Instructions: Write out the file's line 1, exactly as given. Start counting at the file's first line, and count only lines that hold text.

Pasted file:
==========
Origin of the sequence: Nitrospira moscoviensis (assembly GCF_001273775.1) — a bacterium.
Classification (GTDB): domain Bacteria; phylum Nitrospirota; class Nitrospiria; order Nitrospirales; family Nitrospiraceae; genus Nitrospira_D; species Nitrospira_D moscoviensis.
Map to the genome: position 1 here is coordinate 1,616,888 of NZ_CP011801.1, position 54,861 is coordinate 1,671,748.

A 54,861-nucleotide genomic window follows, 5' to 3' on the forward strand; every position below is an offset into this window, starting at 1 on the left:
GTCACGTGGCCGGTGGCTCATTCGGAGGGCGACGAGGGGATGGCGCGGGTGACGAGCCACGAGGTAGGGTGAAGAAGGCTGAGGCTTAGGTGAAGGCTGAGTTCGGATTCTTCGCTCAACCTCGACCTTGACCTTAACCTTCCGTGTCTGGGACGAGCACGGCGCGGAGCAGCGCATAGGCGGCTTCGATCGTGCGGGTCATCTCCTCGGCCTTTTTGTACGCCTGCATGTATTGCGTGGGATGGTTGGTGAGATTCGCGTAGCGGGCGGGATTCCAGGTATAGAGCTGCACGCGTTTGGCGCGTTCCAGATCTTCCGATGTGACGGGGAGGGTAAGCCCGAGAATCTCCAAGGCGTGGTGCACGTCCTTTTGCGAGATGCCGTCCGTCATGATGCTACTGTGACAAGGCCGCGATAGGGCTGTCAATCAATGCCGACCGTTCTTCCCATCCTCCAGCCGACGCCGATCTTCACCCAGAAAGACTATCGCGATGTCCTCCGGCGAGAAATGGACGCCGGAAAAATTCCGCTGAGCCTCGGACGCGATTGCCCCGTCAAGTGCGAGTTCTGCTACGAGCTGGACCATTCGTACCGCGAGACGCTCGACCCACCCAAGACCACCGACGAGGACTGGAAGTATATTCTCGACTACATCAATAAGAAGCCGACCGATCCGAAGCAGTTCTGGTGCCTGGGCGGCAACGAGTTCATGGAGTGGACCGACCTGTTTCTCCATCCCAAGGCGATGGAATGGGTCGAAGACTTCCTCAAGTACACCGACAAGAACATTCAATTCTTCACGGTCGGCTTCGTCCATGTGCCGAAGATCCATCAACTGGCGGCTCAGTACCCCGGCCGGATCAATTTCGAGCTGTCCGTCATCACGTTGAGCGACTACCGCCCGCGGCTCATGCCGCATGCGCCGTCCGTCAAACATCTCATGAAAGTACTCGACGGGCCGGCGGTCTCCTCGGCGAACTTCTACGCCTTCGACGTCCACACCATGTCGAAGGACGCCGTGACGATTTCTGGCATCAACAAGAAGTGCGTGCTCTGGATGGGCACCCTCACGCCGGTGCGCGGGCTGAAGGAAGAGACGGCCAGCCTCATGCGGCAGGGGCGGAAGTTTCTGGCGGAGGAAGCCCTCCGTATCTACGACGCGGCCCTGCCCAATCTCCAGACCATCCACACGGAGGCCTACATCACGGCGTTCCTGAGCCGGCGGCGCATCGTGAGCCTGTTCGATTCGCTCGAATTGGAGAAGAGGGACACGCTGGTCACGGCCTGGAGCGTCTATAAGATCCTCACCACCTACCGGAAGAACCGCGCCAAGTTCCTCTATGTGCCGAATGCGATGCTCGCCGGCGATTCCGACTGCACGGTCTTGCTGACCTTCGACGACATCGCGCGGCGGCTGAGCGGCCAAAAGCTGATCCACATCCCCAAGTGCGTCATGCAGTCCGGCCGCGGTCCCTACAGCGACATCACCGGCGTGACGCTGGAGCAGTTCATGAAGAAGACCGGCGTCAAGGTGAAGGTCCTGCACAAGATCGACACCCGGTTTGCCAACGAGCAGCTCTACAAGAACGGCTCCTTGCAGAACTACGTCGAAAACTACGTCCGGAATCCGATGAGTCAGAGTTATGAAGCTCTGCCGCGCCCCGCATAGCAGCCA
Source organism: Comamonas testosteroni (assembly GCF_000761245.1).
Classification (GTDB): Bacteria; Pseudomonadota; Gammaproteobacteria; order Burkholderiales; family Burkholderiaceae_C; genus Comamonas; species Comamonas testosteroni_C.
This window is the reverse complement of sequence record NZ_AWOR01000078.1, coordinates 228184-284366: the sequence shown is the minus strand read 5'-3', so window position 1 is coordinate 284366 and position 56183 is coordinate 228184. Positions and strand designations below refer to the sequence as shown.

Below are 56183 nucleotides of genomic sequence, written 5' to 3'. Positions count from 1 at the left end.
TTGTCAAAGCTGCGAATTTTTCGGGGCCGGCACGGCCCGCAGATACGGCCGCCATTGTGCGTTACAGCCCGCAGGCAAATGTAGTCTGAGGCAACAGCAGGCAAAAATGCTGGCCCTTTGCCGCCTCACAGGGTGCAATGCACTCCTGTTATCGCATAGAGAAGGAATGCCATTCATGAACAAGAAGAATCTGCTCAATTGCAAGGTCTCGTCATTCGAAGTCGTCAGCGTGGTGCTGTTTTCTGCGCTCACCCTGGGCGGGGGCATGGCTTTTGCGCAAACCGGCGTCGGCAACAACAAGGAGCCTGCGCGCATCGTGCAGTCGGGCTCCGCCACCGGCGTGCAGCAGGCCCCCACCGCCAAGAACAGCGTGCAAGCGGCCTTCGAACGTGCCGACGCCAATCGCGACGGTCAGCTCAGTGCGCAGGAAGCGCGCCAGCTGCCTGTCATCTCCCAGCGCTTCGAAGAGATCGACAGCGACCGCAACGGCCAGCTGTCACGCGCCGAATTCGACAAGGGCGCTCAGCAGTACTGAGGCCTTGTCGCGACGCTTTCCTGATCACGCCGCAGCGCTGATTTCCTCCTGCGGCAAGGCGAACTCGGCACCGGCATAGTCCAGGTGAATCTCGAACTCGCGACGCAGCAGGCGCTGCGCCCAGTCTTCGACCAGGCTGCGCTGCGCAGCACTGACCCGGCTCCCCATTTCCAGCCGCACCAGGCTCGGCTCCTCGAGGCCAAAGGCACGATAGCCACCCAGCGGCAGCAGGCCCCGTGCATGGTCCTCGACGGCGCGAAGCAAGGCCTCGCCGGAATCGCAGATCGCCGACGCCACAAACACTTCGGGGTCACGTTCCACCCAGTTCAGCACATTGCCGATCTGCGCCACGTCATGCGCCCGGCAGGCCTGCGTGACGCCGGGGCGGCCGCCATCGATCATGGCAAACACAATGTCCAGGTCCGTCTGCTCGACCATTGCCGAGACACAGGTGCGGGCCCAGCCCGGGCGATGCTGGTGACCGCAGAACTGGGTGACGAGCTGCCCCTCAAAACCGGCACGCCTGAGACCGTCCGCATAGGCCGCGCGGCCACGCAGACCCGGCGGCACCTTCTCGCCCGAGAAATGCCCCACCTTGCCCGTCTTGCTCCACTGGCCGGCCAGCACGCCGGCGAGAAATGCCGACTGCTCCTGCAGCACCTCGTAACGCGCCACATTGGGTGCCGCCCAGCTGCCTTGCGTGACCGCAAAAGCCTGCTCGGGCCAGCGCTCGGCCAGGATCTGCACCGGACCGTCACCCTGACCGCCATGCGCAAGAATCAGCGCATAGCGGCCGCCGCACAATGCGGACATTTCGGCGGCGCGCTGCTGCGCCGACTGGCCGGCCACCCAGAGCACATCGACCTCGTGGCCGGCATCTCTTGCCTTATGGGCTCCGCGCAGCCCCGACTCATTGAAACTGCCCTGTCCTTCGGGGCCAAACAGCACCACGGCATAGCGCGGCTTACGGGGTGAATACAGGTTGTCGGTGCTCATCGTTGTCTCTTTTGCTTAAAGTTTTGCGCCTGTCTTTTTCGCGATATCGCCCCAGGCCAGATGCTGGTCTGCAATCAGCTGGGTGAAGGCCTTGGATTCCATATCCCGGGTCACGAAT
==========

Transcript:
Origin of the sequence: Nitrospira moscoviensis (assembly GCF_001273775.1) — a bacterium.